On December 27th last year, I started a gratitude journal. I used a prompt shared by a friend, a woman two years into her transition from assigned male at birth to female: share three pieces of gratitude for yourself and three pieces of gratitude for others or the world. My first entry spans large and small:
- I am grateful that I’m 48,011 words into my new novel. I will finish this first draft.
- I am grateful to feel my feelings. There has been some sadness and anger the past few days.
- I’m grateful I ran the dishwasher last night.
- I am grateful for cuddling with my dog on cold winter mornings.
- I’m grateful for the sunrise, hidden today by snow flurries and thick clouds, but the dawning happened anyway.
- I am grateful for Ellen, writing with me in the mornings.
I haven’t done this practice daily since last December, but I have stuck with it, sometimes once a week, sometimes a string of days in a row. There are themes: I continue to be grateful for my spouse and my dog. I continue to be grateful for my writing practice and those that support it. I continue to be grateful for my love of exercise and my physical abilities. I am always grateful for friends and family.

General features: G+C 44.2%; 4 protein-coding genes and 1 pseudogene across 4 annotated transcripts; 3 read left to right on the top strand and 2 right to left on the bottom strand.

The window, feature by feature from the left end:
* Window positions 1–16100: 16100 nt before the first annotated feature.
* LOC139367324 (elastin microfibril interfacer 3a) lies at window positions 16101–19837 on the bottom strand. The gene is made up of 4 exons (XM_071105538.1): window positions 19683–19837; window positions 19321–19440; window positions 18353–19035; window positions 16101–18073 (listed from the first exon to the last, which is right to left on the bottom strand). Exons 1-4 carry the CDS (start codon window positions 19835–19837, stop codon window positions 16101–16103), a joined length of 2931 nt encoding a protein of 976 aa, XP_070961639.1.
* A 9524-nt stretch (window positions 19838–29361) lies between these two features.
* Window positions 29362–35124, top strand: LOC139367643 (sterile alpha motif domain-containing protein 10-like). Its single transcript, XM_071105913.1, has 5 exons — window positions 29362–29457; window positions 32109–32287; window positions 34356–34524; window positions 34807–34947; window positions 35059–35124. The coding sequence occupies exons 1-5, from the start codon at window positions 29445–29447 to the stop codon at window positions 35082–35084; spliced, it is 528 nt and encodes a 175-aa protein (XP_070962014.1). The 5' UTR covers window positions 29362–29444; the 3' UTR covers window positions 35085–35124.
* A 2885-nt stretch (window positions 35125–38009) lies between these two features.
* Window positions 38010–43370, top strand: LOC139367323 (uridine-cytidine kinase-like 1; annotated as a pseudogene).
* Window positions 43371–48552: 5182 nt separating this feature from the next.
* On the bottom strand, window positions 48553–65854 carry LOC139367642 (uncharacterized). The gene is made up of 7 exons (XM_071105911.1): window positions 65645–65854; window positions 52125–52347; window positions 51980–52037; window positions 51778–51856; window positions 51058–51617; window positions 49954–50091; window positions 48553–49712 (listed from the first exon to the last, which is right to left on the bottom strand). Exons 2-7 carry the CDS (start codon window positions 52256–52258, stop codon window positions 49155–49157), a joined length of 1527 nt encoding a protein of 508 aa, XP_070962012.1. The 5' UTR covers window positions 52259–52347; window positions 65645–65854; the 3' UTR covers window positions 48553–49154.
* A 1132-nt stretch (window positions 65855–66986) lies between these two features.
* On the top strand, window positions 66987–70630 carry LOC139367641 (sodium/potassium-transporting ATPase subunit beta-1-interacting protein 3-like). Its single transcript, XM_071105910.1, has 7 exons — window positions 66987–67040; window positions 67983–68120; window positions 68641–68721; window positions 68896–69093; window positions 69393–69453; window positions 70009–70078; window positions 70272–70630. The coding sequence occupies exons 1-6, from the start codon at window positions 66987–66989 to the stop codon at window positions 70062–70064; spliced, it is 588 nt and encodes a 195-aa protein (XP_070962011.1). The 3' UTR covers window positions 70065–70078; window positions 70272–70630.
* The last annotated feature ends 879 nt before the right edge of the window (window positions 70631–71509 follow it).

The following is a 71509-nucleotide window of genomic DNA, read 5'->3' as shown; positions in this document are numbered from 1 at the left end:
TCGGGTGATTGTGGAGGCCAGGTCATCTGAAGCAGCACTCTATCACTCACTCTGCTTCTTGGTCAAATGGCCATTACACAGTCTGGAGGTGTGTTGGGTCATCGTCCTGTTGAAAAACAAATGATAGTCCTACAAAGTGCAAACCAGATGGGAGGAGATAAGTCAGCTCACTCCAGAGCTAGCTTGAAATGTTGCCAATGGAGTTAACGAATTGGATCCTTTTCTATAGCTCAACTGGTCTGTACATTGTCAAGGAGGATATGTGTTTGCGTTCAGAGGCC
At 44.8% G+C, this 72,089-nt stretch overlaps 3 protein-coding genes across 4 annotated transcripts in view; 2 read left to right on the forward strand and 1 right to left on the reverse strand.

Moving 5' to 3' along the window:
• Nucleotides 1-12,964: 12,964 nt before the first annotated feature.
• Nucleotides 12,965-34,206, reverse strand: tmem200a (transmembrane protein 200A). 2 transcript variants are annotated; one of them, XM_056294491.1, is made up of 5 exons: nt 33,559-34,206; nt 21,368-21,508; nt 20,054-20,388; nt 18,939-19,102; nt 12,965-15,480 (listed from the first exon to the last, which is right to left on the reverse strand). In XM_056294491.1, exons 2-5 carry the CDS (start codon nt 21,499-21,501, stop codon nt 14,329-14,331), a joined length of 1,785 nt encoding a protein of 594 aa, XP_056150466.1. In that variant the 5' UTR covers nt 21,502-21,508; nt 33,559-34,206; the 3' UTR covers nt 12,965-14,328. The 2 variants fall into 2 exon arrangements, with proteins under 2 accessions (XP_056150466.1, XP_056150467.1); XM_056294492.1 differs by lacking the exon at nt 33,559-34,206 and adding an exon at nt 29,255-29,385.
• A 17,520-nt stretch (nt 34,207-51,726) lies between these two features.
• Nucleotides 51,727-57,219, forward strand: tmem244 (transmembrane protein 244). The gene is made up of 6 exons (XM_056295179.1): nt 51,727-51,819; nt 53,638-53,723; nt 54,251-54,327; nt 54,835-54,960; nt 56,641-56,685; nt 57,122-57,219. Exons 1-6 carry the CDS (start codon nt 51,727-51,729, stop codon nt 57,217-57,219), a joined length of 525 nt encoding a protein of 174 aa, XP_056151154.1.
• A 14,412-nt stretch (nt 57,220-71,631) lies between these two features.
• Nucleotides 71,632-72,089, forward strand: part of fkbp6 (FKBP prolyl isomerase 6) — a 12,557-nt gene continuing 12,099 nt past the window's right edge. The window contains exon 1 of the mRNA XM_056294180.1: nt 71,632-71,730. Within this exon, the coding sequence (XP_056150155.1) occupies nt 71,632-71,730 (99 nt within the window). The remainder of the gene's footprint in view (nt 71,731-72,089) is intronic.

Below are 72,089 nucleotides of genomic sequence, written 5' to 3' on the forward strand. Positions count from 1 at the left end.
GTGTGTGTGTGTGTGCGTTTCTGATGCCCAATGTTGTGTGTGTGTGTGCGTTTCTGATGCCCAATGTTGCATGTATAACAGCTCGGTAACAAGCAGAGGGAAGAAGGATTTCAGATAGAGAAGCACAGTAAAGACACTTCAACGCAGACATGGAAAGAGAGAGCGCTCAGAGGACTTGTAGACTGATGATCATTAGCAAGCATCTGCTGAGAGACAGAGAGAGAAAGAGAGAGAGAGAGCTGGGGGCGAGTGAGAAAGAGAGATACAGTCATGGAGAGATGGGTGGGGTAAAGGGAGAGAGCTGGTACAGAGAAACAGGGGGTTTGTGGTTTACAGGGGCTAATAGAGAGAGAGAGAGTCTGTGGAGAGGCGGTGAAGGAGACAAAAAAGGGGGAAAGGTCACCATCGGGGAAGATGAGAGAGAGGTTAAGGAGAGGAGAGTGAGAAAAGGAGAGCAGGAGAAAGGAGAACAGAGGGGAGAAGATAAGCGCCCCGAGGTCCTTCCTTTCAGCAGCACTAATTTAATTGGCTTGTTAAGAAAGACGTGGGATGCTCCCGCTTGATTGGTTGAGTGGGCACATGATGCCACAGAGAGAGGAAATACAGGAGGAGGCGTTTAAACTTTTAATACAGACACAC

And then there was COVID-19. In my first entry after things shut down, I wrote: “I am grateful for a home to shelter in. I am grateful for sunshine and springtime alongside fear and uncertainty. I am grateful that I’m learning to call on help as I need it.”
Now here we are, Thanksgiving in a year of pandemic. I’ve always loved Thanksgiving: the food, time with family, games together. In recent years, I’ve held my love of the holiday alongside the pain it raises for Indigenous communities (see HERE and HERE and HERE). Today, I woke feeling a lot of sadness. I’ll see my family, but through Zoom. I’ll see my spouse, but only after he finishes his twelve-hour shift at the hospital. The majority of the day will be spent by myself with my dog.
The pandemic has been so hard.
And yet there is so much gratitude. I will write my six things this morning. I have shelter. I can feel my feelings, even when love and pain and sadness and anger intertwine. I can cuddle with my dog.
There will be family and games and green bean casserole.